CCM Drama students continue to learn what it takes to produce their own theatre pieces as they prepare for the 2012 TRANSMIGRATION Festival of Student-Created New Works taking place Feb. 16-18 throughout CCM Village.
The fourth-annual festival allows the audience to sample half-hour works produced by small groups of drama majors, who create all aspects of their productions from start to finish. Admission to the festival is free, but reservations are required.
The festival is an exciting event for both guests and the presenters, as audiences get the opportunity to see up to four pieces of new theatre in a single night and the students premiere works that are entirely their own.
“TRANSMIGRATION is student-driven and artist-driven,” says Richard Hess, chair of CCM’s Drama Department and director of TRANSMIGRATION. “Students get free reign to, as a group of people, create, cast themselves and produce a piece of work that is original and means something to them.”
TRANSMIGRATION came into being in response to the dynamic careers of today’s professional actors. Though auditioning and getting cast for roles is the conventional way for an actor to make a name for his or herself, “the second way to make work is to gather a group of like-minded people, get together and create something… students need to know how to go into a storefront theatre and say ‘we’re going to make something in this raw space’,” Hess asserts. TRANSMIGRATION gives students real-world creative experiences that will last and develop through the rest of their careers.
Some of the companies formed by current and former CCM Drama students include The Ensemble Theatre of Cincinnati, Satori Theatre Group (Seattle), The Lost Theatre Company (New York), Cincinnati Outdoor Classics and Stokastik Theatre Ensemble (Los Angeles). Although several of these companies were formed prior to the inception of TRANSMIGRATION, the festival is added encouragement for students to venture out on their own.
“It teaches us that you are in control of your own art, no one gives you permission to make art and if you just find your people anything is possible,” says senior Cameron Davis, who is working on Knock Knock. “Ultimately there is a product that is TRANSMIGRATION, but it’s the journey that means so much to us.”
The lessons students learn from TRANSMIGRATION come from the process of collaborating in groups of 8-10 people to develop a concept, story, characters and script for their 30-minute shows. Beyond the plays, students must also construct a set, costumes, lighting design and marketing campaign for their productions, all on a budget of $60. Students do not choose their groups, but instead are assigned randomly, providing them with the opportunity to collaborate with new people with different ideas.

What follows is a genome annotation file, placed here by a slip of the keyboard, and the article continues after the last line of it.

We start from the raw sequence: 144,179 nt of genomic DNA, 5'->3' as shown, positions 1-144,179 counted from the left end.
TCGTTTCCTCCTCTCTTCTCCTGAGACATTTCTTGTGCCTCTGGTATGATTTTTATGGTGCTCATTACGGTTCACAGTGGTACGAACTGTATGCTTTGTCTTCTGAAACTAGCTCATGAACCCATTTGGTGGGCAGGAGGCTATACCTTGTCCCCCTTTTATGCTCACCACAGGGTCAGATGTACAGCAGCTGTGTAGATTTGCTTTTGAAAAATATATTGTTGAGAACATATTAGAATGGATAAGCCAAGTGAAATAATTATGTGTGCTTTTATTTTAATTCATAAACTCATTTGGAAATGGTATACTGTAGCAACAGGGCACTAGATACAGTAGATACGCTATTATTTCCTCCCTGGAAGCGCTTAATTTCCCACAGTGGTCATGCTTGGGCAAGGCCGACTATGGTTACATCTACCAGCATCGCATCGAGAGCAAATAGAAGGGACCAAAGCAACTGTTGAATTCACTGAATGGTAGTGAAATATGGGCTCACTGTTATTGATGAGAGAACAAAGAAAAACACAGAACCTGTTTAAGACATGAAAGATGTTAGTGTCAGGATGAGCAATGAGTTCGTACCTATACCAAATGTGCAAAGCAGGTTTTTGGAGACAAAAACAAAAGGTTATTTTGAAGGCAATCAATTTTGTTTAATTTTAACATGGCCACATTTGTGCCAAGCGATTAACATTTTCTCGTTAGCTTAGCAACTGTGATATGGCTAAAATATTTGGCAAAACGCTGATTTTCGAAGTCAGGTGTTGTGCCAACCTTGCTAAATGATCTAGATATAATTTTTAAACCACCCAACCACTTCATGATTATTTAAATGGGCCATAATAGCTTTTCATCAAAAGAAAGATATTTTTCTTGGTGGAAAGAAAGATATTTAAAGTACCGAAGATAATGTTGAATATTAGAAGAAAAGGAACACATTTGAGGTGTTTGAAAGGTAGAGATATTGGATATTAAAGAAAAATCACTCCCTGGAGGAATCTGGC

“The audience gets the product, but we get the process… sometimes butting heads, but in a way that sharpens the iron,” states sophomore Mia Vera, who will be presenting the historically-inspired Booth at this year’s festival. “We find our voices and we learn to harmonize; I’m learning what I love, but I’m also learning what people in my group love and how those things go together.”
This year’s TRANSMIGRATION festival will feature the works Booth, Eddie Shanahan, forget me not, Knock Knock and Y2012K. Learn more about these new works here!
Audience members will have the opportunity to customize their theater-going experience by choosing to watch up to four different productions, which are performed simultaneously in non-traditional spaces throughout CCM’s Corbett Center for the Performing Arts.
Dates and Times:
Thursday, Feb. 16 at 7 p.m.
Friday, Feb. 17 at 7 p.m.
Saturday, Feb. 18 at 2 & 7 p.m.
Various locations throughout the CCM Village, including:
Cohen Family Studio Theater
Room 3640 Corbett Center for the Performing Arts
Room 3650 Corbett Center for the Performing Arts
Tickets & Information:
Admission is free, but reservations are required and can be reserved by contacting the CCM Box Office at 513-556-4183. Tickets become available Monday, February 13 at noon. Limit two tickets per order. Parking is available in the CCM Garage (at the base of Corry Boulevard off of Jefferson Avenue) and additional garages throughout the UC campus. For complete reservation and parking information, visit ccm.uc.edu.
CCM Season Presenting Sponsor: The Otto M. Budig Family Foundation
Drama Studio Series Sponsor: Neil Artman & Margaret Straub
Attempting to find contact information for Richard Hess who directed “Pages of My Diary I’d Rather Not Read” in 2001. Have a question regarding script. Can e-mail me at firstname.lastname@example.org
No problem, Rebecca. We will email you his contact information!